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Zagreb Film Festival Mordaunt and Wilczyinski interview

6th Zagreb Film Festival this year offered a pretty good documentary program. 

     A "Bomb Harvest"

      produced by Lemur Films Australia, established by the director/writer of film Kim Mordaunt and producer Sylvia Wilczyinski on Zagreb Film Festival went very well. Mourdaunt and Wilczynskiare are known by award winning dramas and documentaries done for ABC TV, SBS TV and Discovery. 


1.       What is the story about Laos?

Sylvia: Laos was the country heavily bombed during Vietnam War, and now after 35 years, there are still bombs all over. And we followed Laith Stevens, Australian bomb specialist from Australian Army, a trained Laos bomb specialist, following the story of young children in Laos, going out, searching for the bomb shelves, in order to sell them on, because country is so poor. This is a terrible irony of the war.

2.    How did you get the idea for the film in the first place?

Sylvia: The first time we found out about the subject is when we were living and working in Vietnam. We traveled to Laos, and we fall in love with the country, we fall in love with people. They are very warm, funny, down to earth people. Then one night we have met couple of bomb specialists and they started telling us about work they do. And then, we saw that we have to make this subject down to wide audience. Also, since we’ve met bombs specialists, we know they are great characters, very funny, gutsy, brave and down to earth as well. Sort of characters that people write scripts and films about. They are such a great characters. Not only that we have fantastic subject but we also have got great characters. And that’s the main thing you need for film. Then we went back for research, talking to other bomb specialists, introduces them, soon gradually we’ve met Stevens, who is himself, such a great character. They’ve been very funny and very warm, even though they’re dealing with very serious, very grim subject of the legacy and bombs left over from the war. They are incredibly funny.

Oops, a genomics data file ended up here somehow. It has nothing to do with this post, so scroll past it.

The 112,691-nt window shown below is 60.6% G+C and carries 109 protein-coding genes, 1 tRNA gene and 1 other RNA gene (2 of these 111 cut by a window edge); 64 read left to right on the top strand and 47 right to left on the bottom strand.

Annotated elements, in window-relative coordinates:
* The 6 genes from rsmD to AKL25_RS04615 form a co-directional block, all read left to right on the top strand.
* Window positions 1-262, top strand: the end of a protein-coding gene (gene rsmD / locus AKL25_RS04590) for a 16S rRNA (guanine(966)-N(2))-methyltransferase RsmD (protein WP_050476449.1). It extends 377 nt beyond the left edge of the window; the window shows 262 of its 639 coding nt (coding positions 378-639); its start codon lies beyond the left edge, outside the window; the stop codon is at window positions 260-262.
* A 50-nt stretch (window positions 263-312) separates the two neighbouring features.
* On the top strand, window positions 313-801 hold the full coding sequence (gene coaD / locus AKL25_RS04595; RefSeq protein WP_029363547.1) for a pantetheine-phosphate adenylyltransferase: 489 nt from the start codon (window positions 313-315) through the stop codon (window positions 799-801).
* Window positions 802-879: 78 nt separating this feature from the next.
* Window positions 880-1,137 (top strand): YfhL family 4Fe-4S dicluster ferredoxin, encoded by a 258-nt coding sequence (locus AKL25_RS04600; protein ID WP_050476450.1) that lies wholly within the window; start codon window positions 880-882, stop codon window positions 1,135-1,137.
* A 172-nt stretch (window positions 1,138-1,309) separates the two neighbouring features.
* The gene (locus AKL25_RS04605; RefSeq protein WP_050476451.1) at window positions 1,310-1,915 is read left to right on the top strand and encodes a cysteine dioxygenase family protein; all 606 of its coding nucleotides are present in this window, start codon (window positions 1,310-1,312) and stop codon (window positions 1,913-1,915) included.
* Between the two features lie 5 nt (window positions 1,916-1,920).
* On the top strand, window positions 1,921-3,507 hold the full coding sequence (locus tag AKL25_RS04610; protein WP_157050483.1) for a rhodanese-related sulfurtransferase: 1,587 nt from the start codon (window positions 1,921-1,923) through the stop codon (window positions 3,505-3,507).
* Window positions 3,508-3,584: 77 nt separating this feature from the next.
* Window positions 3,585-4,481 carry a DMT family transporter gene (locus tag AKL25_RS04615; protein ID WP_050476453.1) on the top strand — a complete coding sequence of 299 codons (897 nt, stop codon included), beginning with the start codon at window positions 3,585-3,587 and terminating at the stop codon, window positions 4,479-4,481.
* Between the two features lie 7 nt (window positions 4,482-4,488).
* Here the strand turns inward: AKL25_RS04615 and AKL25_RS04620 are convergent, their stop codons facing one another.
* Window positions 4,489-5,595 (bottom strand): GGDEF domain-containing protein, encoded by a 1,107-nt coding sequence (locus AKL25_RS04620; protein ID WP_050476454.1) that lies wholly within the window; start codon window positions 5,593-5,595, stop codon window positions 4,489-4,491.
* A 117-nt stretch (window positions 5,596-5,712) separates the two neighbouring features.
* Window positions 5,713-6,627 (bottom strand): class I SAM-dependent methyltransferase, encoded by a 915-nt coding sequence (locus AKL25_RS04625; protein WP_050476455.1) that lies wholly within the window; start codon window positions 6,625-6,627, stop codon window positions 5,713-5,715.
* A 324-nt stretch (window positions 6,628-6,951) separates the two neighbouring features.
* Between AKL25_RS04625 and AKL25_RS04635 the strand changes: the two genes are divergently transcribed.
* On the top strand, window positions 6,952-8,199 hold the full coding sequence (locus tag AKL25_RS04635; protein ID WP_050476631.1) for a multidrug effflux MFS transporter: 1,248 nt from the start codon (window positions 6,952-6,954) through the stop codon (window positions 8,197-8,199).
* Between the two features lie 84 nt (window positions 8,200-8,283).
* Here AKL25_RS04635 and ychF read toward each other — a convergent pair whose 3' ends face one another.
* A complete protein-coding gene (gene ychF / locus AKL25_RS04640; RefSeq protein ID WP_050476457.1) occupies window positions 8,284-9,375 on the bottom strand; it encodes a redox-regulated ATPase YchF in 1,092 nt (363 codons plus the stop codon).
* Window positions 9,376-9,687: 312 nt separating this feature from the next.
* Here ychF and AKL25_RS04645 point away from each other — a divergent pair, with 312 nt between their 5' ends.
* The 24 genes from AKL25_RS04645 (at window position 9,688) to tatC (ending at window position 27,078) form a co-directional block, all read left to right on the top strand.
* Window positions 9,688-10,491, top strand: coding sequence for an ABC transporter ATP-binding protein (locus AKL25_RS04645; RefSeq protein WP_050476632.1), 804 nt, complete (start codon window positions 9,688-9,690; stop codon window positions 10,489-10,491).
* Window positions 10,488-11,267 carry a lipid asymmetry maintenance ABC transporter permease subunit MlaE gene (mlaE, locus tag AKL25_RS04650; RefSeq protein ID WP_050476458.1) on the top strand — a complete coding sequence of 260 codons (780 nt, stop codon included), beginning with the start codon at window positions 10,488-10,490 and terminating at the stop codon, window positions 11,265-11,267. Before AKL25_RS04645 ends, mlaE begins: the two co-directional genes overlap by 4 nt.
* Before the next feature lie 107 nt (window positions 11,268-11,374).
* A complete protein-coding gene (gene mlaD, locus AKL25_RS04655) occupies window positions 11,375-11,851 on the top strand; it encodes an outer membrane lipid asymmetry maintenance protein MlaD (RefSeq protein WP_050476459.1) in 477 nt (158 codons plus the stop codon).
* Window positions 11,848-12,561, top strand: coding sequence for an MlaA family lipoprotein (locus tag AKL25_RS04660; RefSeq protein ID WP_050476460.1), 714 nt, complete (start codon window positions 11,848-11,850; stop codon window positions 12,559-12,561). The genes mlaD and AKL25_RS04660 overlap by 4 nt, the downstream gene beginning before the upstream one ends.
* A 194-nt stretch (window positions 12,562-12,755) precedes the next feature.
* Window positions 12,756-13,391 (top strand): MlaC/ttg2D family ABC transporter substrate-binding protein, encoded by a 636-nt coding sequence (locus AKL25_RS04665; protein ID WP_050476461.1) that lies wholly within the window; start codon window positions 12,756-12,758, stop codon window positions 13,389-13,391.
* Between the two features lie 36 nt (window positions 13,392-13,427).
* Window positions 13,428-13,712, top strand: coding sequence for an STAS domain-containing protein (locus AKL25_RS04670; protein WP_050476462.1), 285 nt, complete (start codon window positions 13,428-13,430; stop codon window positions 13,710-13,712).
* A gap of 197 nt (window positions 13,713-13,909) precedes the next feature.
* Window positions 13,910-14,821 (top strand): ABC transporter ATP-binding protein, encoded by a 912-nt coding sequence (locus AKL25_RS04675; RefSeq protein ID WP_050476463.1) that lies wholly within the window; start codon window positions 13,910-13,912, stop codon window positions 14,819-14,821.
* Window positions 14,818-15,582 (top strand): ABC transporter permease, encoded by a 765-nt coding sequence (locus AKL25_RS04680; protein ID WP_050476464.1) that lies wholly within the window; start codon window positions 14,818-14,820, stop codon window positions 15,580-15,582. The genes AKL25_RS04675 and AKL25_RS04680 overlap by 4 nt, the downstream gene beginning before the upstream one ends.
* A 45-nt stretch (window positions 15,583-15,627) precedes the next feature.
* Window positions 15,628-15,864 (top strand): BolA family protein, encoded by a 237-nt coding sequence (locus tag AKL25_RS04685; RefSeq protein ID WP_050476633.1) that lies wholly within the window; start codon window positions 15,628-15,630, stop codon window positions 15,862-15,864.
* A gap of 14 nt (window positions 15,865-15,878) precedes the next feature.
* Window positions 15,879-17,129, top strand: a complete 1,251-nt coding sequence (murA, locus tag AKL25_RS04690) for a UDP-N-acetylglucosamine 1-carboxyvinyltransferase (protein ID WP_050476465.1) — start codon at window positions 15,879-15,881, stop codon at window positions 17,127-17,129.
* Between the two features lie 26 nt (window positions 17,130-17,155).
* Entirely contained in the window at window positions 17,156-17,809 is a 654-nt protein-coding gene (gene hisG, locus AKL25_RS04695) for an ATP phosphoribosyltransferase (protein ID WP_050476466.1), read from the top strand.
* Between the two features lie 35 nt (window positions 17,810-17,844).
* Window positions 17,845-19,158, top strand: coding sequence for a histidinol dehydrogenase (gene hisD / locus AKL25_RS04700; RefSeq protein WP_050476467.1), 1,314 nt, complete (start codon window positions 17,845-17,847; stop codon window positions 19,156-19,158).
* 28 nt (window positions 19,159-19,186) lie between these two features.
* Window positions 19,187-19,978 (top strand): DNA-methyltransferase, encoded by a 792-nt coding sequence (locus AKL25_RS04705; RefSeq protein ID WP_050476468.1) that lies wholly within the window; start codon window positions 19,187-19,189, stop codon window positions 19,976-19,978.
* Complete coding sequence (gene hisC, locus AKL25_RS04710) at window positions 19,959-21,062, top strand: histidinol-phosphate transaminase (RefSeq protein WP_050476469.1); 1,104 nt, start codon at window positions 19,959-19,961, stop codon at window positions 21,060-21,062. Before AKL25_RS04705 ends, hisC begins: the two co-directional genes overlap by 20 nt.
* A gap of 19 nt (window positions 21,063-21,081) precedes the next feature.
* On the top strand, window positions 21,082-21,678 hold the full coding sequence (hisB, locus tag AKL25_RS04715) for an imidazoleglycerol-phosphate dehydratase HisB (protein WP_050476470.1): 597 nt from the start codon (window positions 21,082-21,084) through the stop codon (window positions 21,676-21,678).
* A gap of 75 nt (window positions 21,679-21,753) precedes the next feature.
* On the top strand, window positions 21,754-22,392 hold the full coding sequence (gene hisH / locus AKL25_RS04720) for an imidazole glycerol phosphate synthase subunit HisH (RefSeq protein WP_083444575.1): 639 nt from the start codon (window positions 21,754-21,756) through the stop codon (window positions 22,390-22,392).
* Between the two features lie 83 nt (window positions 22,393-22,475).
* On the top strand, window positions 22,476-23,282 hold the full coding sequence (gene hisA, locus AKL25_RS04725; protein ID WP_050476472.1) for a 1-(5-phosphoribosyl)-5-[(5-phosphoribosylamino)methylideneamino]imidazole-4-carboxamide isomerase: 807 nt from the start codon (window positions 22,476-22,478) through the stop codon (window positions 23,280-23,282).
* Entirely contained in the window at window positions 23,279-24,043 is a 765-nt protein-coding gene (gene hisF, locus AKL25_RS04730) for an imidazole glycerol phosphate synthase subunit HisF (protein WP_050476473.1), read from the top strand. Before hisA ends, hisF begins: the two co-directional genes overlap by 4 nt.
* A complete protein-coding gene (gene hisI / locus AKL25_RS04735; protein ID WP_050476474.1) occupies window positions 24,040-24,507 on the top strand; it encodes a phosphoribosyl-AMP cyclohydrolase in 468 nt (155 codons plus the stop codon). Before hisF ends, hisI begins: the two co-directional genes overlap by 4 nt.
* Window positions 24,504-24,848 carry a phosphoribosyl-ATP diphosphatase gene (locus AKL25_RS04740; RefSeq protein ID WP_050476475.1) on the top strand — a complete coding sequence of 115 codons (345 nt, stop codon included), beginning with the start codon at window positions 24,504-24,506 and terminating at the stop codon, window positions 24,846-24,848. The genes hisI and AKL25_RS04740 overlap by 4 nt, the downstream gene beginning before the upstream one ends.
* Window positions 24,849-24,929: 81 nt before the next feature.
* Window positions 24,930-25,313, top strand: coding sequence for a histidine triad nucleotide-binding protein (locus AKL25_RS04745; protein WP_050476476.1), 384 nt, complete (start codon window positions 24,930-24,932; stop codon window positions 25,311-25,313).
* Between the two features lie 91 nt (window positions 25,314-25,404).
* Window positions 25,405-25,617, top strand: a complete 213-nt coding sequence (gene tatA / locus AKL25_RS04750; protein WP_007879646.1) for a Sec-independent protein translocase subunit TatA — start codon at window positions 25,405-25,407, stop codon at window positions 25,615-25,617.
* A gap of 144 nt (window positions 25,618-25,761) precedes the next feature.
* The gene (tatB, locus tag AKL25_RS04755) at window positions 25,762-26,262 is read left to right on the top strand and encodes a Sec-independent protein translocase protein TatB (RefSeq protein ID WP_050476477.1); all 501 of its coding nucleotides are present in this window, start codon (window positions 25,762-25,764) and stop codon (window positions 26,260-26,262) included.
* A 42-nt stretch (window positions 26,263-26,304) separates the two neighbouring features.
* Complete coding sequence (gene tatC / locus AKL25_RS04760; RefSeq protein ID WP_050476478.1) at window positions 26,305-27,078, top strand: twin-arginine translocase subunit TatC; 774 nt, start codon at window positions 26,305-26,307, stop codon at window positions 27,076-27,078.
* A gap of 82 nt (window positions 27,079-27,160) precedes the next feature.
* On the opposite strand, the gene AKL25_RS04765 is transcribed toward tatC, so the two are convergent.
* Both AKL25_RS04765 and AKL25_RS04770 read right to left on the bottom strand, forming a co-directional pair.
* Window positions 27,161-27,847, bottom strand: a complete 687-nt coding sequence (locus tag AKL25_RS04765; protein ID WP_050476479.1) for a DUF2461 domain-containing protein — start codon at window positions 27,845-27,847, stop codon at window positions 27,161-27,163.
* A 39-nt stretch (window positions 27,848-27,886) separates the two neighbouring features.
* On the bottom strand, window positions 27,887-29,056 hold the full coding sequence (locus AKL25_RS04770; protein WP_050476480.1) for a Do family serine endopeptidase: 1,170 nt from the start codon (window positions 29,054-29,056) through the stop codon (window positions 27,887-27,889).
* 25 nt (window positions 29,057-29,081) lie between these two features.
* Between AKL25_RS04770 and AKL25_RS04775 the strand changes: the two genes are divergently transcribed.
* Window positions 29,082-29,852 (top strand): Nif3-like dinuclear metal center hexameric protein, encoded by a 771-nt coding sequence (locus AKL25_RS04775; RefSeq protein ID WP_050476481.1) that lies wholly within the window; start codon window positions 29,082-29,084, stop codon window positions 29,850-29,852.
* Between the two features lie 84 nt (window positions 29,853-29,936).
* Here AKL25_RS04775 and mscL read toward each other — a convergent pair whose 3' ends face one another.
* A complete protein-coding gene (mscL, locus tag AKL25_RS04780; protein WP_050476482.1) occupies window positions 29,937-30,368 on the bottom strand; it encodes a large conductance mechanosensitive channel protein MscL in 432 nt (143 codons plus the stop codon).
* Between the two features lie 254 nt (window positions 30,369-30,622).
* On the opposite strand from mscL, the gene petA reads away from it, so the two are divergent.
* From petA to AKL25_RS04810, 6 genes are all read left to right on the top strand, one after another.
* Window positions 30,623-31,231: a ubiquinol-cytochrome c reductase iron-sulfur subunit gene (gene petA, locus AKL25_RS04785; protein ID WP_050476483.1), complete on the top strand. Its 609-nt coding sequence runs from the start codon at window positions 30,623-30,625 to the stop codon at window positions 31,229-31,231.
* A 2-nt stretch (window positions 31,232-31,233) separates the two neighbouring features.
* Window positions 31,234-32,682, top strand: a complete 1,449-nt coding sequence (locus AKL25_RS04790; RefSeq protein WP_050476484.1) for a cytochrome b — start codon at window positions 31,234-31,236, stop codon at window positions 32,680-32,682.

Lot of them developed friendship with the local people. Interpreter is an ex monk, who has been monk for 13 years and now he has got a career change, to work on bomb disposal, chasing women and drinking beer on every opportunity. There’s a lot of humor in the film as well. That’s one of the main response in all of the film reviews that we had. The film has been very well critically acclaimed and critics loved film humor.

3.       How the Australian audience accepted the film?

Kim: We did about 20 questions quiz, relating the subject. And the majority of audience didn’t know what happened in Laos. They didn’t know that there was a secret war. US bombed Laos pretty much in secret for 6 years. Country all together had 9 years of bombing. The thing is, people knew a little about it. I think if they see our film, it will make an impact. Also about lives and people who live with bombs today. People were very interested.

Sylvia: We actually had the screening in Hollywood. That was our first American screening and we have got Human Right Award. We were a little nervous about first screening in America, it’s about the war that was conducted by America illegally, without approval of congress, without knowledge of American people. Our film is very much against of this bombing. So we were very curious to see reaction in America. It was very positive reaction, very similar to reaction in Australia. People were horrified about the amount of bombs still to remain so long after the war. They were ashamed as we were because they really didn’t know about it. We have got very positive response afterwards from people who saw the film.